We’re Probably Never Getting A Xenosaga Remaster

As game companies continue to reach into the past to create for the present, a cult classic is destined to remain a relic of its time after a market analysis confirmed it as an nonviable release for modern day. The game in question is the beloved PS2 classic JRPG Xenosaga, a franchise that has a faithful, yet small following and not worth the risk according to Bandai Namco’s Katsuhiro Harada.

The Xenosaga trilogy started with 2002’s Xenosaga Episode I and concluded in 2006 with Episode III. Mixing traditional space exploration with political and religious overtones, the Xenosaga games released to mostly middling reviews and would spawn a spiritual successor in the Wii’s Xenoblade Chronicles. Outside of the cult following, the series is best known for the character KOS-MOS who would appear in other Bandai Namco titles including Xenoblade Chronicles and Soul Caliber III.

Harada made mention that an idea for a remaster had bumped around and even made some headway behind closed doors, but the project would not be a profitable one upon further review. “[A Xenosaga collection] actually progressed to the remasters plan, but failed in a profitable market analysis,” Harada said via Twitter, also apologizing to fans and letting them know the project is dead for all intents and purposes.

Xenosaga being brought back from the dead was an interesting choice by Bandai Namco, especially because none of the games were memorable outside of KOS-MOS and was followed up by the superior Chronicles. Even then, Xenosaga’s main appeal comes from the fact that it is the closest thing gamers can get to a sequel to Xenogears, another title that remains a part of history and unlikely to obtain a proper remaster (though it appears as a title on the PlayStation Classic).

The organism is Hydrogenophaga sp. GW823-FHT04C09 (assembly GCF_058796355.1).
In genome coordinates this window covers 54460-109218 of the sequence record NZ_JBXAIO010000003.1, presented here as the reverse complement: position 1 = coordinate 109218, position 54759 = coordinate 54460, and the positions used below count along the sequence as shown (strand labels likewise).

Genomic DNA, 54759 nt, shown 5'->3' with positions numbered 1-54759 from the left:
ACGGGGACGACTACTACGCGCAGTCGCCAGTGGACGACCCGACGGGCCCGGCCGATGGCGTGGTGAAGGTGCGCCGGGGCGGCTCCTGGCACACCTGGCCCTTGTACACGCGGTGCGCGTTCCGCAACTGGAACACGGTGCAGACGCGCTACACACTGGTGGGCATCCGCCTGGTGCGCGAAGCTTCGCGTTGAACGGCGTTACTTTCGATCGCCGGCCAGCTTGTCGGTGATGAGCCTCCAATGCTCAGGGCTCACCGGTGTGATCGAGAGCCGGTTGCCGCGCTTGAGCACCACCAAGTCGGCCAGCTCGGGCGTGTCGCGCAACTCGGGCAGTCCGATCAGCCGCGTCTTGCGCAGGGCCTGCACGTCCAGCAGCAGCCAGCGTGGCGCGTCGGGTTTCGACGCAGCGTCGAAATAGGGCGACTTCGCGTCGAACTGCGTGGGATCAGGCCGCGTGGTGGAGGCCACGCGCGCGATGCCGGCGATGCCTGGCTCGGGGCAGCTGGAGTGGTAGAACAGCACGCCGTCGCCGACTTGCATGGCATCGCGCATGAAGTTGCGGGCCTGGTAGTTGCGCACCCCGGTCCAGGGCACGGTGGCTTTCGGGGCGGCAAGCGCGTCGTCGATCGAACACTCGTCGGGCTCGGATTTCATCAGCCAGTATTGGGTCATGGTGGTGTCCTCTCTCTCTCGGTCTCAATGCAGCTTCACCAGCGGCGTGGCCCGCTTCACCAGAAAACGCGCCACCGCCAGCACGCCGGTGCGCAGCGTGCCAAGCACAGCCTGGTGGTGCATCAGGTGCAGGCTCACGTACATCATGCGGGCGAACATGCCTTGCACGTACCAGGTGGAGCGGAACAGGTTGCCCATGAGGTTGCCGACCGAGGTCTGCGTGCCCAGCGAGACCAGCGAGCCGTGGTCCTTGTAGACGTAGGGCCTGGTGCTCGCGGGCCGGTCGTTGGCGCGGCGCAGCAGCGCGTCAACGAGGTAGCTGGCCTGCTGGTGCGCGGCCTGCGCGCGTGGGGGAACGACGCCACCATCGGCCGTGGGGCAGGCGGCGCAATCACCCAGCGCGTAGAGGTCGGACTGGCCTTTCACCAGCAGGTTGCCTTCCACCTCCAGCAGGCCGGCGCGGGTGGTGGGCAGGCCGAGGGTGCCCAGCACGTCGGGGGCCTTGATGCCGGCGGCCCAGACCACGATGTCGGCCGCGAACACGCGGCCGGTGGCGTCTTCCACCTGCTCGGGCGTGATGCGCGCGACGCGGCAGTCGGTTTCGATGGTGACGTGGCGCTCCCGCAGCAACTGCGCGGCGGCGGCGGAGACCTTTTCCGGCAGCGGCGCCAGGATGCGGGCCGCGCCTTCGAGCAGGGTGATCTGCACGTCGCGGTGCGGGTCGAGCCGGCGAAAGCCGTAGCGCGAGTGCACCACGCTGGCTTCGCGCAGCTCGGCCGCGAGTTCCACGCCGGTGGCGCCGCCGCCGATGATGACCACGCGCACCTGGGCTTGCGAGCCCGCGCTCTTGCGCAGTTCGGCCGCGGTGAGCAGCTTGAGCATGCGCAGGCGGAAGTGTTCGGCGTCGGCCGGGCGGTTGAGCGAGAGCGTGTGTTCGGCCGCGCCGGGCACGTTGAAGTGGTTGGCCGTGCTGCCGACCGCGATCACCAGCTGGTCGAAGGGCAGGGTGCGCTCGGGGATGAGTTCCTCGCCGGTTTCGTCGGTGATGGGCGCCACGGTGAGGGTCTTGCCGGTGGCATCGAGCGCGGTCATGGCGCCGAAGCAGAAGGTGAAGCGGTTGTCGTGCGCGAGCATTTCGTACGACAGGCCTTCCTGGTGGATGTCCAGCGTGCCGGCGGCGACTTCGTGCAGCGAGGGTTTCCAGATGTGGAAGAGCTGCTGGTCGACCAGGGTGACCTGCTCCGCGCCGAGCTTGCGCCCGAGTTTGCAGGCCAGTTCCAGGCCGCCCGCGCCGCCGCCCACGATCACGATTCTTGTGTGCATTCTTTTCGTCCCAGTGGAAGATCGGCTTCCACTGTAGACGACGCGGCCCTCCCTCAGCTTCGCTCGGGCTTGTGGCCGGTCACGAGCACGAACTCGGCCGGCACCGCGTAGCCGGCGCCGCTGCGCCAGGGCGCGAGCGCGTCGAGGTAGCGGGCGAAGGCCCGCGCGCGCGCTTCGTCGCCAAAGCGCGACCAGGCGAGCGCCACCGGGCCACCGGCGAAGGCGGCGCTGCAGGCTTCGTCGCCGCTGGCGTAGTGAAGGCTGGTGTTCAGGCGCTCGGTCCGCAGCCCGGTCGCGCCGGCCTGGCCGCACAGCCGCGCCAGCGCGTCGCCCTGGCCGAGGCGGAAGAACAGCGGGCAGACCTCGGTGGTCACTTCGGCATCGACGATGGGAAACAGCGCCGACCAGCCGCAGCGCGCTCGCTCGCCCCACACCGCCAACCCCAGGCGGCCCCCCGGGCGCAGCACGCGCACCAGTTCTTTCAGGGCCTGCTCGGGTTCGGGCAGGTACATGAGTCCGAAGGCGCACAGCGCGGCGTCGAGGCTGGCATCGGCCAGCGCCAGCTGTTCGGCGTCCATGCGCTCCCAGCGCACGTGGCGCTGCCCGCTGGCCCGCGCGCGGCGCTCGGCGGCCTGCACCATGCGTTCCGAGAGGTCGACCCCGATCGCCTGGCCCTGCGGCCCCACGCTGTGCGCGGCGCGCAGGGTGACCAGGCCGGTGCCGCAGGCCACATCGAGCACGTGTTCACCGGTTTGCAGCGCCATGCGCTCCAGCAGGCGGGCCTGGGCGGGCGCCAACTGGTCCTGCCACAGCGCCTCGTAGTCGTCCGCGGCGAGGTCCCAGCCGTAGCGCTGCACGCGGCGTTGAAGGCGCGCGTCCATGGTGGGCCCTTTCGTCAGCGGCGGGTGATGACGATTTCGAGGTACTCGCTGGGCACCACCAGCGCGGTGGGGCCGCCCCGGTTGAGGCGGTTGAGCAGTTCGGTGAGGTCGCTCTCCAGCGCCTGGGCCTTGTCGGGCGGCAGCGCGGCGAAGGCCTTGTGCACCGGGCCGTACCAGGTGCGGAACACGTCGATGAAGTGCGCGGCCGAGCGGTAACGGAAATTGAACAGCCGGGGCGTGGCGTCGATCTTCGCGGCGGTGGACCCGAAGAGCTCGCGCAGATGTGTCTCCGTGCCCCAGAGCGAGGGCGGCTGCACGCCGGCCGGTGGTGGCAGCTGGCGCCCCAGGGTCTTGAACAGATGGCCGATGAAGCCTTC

Ultimately, this does reinforce the notion that remasters and remakes are not being done purely out of fan service. Games like Final Fantasy VII and Resident Evil 3: Nemesis have a market that makes it an easy choice considering the followings of both franchises, whereas games like Shenmue III need nearly two decades to be released under the cover of darkness and still feels like a work in progress. For what it’s worth, Bandai Namco made the right call leaving this one on the shelf.

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